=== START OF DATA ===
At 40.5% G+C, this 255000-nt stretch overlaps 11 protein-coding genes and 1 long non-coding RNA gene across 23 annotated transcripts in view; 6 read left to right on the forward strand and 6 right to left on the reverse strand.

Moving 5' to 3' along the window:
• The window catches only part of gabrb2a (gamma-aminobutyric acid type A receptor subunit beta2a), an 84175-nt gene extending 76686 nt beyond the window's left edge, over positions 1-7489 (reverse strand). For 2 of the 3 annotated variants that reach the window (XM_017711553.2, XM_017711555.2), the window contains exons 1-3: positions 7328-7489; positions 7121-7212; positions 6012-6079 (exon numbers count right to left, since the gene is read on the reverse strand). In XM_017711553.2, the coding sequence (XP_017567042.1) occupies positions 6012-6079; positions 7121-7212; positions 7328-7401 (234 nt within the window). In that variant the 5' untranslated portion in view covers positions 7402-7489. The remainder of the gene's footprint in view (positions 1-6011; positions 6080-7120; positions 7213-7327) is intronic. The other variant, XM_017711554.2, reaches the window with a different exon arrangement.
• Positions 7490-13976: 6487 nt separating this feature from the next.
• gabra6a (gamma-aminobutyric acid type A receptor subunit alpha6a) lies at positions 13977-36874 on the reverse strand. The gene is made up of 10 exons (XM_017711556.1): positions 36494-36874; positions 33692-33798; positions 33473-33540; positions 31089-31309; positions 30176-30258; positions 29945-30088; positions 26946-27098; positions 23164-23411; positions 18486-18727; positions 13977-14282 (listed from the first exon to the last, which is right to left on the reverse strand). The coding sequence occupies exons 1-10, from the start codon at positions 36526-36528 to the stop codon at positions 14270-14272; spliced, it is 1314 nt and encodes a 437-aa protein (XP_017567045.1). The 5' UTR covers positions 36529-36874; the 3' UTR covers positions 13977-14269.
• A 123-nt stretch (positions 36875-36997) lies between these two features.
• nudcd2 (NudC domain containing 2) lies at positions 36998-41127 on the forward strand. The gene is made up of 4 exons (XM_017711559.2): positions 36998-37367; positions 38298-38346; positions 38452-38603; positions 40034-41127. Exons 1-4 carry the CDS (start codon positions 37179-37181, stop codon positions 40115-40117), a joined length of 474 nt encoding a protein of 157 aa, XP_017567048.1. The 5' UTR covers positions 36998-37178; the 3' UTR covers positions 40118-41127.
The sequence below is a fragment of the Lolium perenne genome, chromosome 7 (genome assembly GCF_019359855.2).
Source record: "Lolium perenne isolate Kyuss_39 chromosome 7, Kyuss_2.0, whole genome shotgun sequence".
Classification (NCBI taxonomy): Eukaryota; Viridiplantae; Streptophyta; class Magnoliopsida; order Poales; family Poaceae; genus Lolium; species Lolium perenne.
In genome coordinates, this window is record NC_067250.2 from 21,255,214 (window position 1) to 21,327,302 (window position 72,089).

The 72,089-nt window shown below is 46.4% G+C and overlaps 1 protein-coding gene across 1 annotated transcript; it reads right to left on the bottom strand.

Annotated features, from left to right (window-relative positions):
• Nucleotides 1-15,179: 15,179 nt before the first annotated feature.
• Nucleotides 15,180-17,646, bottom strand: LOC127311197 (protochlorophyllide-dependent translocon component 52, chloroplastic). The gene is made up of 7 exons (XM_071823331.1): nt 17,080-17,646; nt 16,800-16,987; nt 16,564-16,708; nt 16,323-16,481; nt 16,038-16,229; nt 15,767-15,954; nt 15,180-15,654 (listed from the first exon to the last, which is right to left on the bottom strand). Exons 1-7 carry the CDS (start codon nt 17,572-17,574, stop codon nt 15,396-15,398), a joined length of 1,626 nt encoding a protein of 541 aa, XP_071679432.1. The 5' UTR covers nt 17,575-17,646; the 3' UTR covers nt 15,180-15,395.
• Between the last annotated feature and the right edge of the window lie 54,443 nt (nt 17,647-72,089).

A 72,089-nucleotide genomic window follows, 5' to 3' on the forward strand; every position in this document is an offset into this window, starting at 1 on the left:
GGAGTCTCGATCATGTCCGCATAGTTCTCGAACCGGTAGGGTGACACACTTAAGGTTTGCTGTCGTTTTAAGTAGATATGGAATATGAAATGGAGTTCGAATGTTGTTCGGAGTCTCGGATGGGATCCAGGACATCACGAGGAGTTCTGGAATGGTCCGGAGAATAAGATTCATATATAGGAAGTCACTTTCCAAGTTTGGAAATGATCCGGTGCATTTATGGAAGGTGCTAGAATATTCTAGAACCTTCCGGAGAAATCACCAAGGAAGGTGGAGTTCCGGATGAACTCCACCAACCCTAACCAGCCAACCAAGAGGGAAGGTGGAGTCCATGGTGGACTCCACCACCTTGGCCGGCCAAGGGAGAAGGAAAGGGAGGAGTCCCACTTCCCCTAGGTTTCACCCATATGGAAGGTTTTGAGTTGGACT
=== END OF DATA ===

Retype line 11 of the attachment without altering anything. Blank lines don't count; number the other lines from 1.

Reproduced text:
In genome coordinates, this window is record NC_067250.2 from 21,255,214 (window position 1) to 21,327,302 (window position 72,089).